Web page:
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Unread 03-30-2005, 08:39 PM   #1
BenTheGrate
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Is mastic EVER a good idea?

I've got some heavy polished porcelain tiles, 16x16, to put on my walls. I've encountered a couple of places (including instructions from Densshield) that say to use mastic on the walls for a much stronger bond than mortar.

But I keep reading all these posts about why you should never use mastic.

Any suggestions?

Thanks!

Ben
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Unread 03-30-2005, 08:44 PM   #2
reglilly
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I believe the issue with mastic is that you should never use it in a wet area since moisture can turn the mastic into something approaching it's original paste form. If you're doing a kitchen wall or something, I haven't heard the pros dis mastic for such a use (but keep reading below!). In terms of strength of bond, if you use a fortified thinset, I'm not sure how much more of a bond you would want to have.

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Last edited by reglilly; 03-30-2005 at 09:29 PM. Reason: got it wrong
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Unread 03-30-2005, 08:48 PM   #3
Rd Tile
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Do not use Mastic for this size or type of tile [porcelain], it will never dry out behind them, I would only use mastic on 6x6 or smaller ceramic on dry area walls only and never with stone.
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Unread 03-30-2005, 09:08 PM   #4
MHI
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I don't remember Denshield instructions stating to use mastic. They say you can use mastic or thinset. Denshield has a size limitation for tiles. I think 12 x 12. Also as Rich said, mastic has a size limitation as well.

Mastic has a high grip, but low bond when dry. Thinset has a low grip meaning the tiles will slide down the wall until it sets up, but a stronger bond. Thinset is unaffected by water, mastic will dissolve. DIY's are often told to use mastic because of ease of use. Thinset requires mixing with water, and using spacers between each coarse of tile to support them until dry. Not too much trouble for a job that will last more than 5 years.
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Unread 03-30-2005, 09:15 PM   #5
John Bridge
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Hi Ben,

It's been well said. I personally have no use for mastic.
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Unread 03-31-2005, 09:22 AM   #6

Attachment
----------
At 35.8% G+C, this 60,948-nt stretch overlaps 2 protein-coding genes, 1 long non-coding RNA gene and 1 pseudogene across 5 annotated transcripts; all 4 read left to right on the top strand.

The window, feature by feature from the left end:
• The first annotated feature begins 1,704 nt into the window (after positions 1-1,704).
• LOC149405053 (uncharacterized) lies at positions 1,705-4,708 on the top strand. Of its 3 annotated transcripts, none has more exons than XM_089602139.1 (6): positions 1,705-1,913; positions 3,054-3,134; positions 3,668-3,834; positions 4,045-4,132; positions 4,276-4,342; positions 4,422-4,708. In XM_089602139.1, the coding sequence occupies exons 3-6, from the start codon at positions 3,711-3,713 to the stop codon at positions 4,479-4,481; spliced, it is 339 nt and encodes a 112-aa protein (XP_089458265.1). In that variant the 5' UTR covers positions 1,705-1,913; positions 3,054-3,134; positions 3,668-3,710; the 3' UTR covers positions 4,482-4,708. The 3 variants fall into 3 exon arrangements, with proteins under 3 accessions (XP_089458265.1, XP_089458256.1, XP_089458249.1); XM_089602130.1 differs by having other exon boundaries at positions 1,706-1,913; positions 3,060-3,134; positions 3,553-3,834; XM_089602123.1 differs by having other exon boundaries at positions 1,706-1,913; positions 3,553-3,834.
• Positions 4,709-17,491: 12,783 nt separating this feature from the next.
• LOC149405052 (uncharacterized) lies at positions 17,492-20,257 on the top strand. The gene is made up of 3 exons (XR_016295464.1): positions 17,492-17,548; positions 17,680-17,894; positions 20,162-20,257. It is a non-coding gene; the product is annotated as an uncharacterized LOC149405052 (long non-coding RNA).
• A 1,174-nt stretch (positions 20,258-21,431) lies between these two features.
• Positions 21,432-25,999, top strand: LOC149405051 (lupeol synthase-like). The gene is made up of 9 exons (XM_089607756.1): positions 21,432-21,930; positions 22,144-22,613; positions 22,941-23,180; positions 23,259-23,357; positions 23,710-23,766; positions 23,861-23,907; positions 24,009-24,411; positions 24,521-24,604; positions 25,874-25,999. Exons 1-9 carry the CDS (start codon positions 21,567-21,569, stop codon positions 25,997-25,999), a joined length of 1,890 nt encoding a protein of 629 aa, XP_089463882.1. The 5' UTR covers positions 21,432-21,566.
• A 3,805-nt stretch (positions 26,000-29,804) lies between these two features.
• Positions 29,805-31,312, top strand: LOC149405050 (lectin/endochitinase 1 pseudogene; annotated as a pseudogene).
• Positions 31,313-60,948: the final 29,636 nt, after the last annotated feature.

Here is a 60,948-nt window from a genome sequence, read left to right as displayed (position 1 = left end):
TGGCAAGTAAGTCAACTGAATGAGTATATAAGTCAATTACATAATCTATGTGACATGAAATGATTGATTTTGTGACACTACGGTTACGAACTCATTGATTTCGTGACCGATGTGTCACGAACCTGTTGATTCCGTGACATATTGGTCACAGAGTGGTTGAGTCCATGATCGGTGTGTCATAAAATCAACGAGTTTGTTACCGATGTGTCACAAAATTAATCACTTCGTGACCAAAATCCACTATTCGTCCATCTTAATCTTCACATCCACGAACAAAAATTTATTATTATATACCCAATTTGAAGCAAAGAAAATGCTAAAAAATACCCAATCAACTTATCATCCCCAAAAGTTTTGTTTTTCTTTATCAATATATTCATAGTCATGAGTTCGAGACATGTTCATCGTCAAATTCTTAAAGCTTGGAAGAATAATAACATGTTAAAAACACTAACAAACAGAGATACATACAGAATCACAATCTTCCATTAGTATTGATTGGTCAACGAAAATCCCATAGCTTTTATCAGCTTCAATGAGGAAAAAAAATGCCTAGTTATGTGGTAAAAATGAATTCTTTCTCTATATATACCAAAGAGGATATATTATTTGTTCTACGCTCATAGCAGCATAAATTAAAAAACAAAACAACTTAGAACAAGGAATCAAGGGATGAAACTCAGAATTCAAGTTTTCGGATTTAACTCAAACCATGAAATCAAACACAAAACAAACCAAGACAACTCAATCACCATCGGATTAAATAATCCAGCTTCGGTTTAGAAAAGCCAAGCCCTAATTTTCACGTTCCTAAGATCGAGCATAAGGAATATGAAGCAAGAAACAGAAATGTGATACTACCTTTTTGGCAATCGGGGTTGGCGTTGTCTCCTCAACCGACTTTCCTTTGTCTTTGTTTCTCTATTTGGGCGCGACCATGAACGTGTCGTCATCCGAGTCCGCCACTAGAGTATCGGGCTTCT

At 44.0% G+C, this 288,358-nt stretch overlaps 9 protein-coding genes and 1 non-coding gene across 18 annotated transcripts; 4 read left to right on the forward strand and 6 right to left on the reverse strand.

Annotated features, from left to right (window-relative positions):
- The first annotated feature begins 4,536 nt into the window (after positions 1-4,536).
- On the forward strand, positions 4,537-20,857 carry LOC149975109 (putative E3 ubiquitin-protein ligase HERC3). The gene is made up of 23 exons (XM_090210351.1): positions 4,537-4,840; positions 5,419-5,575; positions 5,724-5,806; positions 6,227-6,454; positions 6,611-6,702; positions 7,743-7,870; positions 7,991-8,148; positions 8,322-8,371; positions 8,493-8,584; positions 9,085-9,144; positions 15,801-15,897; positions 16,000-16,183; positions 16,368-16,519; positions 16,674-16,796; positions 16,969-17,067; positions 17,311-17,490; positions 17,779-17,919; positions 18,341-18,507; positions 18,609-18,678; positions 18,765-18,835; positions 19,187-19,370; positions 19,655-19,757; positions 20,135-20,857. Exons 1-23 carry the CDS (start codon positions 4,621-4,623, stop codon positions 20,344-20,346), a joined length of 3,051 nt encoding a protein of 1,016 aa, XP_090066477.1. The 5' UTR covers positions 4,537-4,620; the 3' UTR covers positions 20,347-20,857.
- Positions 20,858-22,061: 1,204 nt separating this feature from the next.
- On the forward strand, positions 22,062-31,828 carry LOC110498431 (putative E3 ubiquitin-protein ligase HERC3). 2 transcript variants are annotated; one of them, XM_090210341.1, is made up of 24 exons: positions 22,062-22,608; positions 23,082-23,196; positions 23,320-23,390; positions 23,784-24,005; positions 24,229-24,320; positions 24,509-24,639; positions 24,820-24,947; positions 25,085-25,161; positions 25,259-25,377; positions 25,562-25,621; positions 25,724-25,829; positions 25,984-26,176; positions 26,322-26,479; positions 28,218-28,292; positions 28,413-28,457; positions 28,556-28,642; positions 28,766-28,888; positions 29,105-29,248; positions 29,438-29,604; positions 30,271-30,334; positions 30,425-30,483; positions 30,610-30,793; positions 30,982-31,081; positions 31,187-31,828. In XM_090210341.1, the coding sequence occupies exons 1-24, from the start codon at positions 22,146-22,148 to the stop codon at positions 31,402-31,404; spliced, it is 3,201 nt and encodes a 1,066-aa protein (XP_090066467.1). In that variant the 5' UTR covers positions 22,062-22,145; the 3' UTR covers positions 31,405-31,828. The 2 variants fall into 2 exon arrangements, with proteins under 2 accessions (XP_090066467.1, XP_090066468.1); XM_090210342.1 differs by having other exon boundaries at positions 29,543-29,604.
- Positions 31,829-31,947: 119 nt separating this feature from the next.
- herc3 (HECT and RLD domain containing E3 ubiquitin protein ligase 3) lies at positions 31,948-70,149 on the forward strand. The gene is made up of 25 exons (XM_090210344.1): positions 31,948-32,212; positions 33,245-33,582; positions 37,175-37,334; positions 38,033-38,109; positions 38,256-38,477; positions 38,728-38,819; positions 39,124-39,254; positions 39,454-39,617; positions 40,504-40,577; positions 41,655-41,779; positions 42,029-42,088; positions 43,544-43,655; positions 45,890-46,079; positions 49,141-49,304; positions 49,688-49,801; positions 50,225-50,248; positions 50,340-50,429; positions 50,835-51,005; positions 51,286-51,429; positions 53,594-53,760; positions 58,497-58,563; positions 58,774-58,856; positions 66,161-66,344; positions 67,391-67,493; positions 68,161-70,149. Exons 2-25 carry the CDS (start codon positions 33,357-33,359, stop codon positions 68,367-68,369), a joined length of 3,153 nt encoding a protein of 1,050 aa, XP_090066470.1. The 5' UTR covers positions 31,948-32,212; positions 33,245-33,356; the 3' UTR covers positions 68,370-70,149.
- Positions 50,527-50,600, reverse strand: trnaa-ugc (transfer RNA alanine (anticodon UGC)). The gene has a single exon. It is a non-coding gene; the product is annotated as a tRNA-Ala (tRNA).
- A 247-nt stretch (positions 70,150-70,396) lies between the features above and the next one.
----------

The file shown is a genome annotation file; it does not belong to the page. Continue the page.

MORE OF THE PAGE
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we call it maystick :-)

mark lauzon
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Unread 03-31-2005, 01:19 PM   #7
BenTheGrate
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You guys are the best! I will avoid mastic like the plague...

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Unread 03-31-2005, 01:27 PM   #8
BTM
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Well here is a use that some guys swear by:

Duck hunters are using it to burlap-wrap their foam decoys, then painting it when dry

For the life of me, I don't know why it doesn't melt away like everyone claims.
So there ya have it...."a good idea"
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Unread 03-31-2005, 05:46 PM   #9
michaelhazuka
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Quote:
Duck hunters are using it to burlap-wrap their foam decoys, then painting it when dry
You are the second person to tell me this...my neighbor is a die-hard duck hunter, and he does the exact same thing to his decoys....one would think that the mastic would degrade in the water. His decoys have lasted over five years with this method...

Go figure
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Unread 03-31-2005, 07:16 PM   #10
surferjoe
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the paint is somehow sealing the stuff is the only logical reason
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Unread 03-31-2005, 08:00 PM   #11
Davy
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Plus, those decoys aren't used day in and day out like a shower is.
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Unread 03-31-2005, 08:03 PM   #12
jadnashua
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It doesn't disolve, it just gets soft on the decoys. Then, you put them away for the season, and it hardens up again for next year?
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Unread 03-31-2005, 08:40 PM   #13
John Bridge
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I repeat, I have found no good use for mastic, but then I'm not a duck hunter, either.

Some of the mastics are tougher than others, and some are even purported to hold up in showers, but the question that should be asked is why. We know thin set can reside underwater virtually forever. Use it.
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Unread 03-31-2005, 10:49 PM   #14
stullis
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There are mastics that can hold up your large tile. You probably cannot get them though without special ordering them. That usually gets expensive.

Ease of use is their big advantage. Down side is they can be easy to misuse as well.
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Unread 04-01-2005, 09:09 AM   #15
BTM
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JOHN !!!!!

If I use thinset on my decoys, the ducks won't see em.

They'll be sittin on the bottom of the lake
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